Before much could be done with that interview, however, a cry arose from the Cosplay Cafe. Leah and Clint went running to see what was up, Leah catching sight of Jess looking freaked out as her demon-girl illusion flickered on and off. Clint meanwhile started shouting that everyone should stay away from the Cosplay Cafe and that something terrible was happening there, provoking Quincey Haile, the shy but wonderfully gifted actress, to have a near nervous breakdown about all the work that she had put into it.
Leah took off after Jess while Clint decided to chase after Leah to see what was going on. Adrian Rocha chased after Clint.
Leah called up her Cheerleader Squad to help her use her to impressive acrobatic parkour abilities to cut the space between her and Jess short though Jess did take a rather Difficult Route. Unfortunately, Adrian used his celebrity position to convince people to Clear The Path in front of him as he pursued Clint, keeping up quite well.
After that, Leah had to use a lot of help and direction from other Cheerleaders, who almost sent her in the wrong direction, but also showed her as acting just the littlest bit odd and gaining some social stress. She did catch up to Jess, however, as Jess tried to jump a booth and ended up cartwheeling forward and planting her face in the ground. Meanwhile, Clint decided to just use his strength to barrel through a booth and move to catch up with Leah and Jess. He got some help from Leah's cheerleading friends who he directed toward the local celebrity and their chance to be on TV which allowed him to get a little distance.
To completely lose Adrian Rocha, he cut by the dunking booth and called out "Hey! Deep One!" to Jennifer Summers, who almost gave herself a concussion trying to get out of the dunking booth to take off after Clint resulting in her and the swim team with her getting tangled up with the cheerleaders and Adrian's camera crew allowing Clint to use the dunking booth as a Distractionary Booth.
Once with Jess and Leah, he found Leah making an attempt to calm Jess down and get her to talk about what's happening. Jess is clearly going through an emotional breakdown at the moment and Clint decides that they were going to take care of this at the booth and decides to scoop up Jess and carry her over his shoulder back to the Pie Shoot booth with Leah coming along to complain about how he was treating Jess. This results in Clint getting a bad rash on his back since he's carrying an upset akira succubus who seems more in tune with her biokinesis than her other abilities.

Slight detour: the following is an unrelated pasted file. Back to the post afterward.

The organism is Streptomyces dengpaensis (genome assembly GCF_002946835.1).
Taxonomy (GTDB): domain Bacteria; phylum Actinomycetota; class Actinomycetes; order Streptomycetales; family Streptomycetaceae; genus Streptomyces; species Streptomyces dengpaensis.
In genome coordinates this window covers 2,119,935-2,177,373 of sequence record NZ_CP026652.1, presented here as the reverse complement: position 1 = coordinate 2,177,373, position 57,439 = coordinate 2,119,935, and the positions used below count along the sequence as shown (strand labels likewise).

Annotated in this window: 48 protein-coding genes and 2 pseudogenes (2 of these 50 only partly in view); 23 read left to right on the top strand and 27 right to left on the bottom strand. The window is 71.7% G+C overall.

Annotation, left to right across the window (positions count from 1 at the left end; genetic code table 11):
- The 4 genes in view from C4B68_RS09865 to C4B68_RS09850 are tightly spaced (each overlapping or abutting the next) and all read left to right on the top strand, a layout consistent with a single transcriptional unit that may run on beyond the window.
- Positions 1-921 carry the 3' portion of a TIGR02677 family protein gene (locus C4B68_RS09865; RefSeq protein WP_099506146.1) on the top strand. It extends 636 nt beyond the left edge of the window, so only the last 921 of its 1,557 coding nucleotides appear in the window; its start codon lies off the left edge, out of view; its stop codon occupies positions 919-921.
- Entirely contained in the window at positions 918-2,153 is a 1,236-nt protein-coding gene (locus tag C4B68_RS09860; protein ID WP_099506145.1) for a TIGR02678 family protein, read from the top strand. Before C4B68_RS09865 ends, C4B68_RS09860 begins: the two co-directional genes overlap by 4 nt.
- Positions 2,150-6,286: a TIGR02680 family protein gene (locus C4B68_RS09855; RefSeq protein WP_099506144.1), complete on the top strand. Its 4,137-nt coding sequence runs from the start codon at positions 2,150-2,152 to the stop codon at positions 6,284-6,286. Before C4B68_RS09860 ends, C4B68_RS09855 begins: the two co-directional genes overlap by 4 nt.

An amazingly successful Knowledge role lets Clint realize that Jess is a succubus and starts thinking about how to tell her. Leah however, just wants him to go run the booth and let her handle things. So he starts to walk off with a side comment about knowing what's up and explaining things, causing Leah to suddenly try to grab him back and get him to say what he knows, but he protests because "someone has to run the booth after all, we can't booth be back here." Eventually, despite her misgivings of leaving Clint alone with Jess, Leah goes to the front to run the booth...and try to listen in on Clint and Jess, while Clint tries to give Jess the 411 (information for those not from the States).
Despite not painting a terribly wonderful picture of the supernatural world and almost sending Jess into a heart attack, he does eventually calm her down when he mentions that his mother would know more about it than he does, since all he knows is she's some sort of race that came from a Demon experiment and that her people are supposed to be extinct.
Meanwhile, Leah's attempts at eavesdropping are cut off when she sees approaching her, from three different directions, the theater club, the swim team and Adrian Rocha's camera crew.
The theater club gets there first dragging a terribly mortified and frightened Quincey Haile along while their members shout at Leah to bring out Clint so they can ream him for screwing up their booth with his panic-making. Leah is just barely able to get through to them by addressing Quincey and convincing them that they need to get back to their booth to keep running it when Jennifer appears demanding to know where that "son of a bitch racist Clint is hiding!"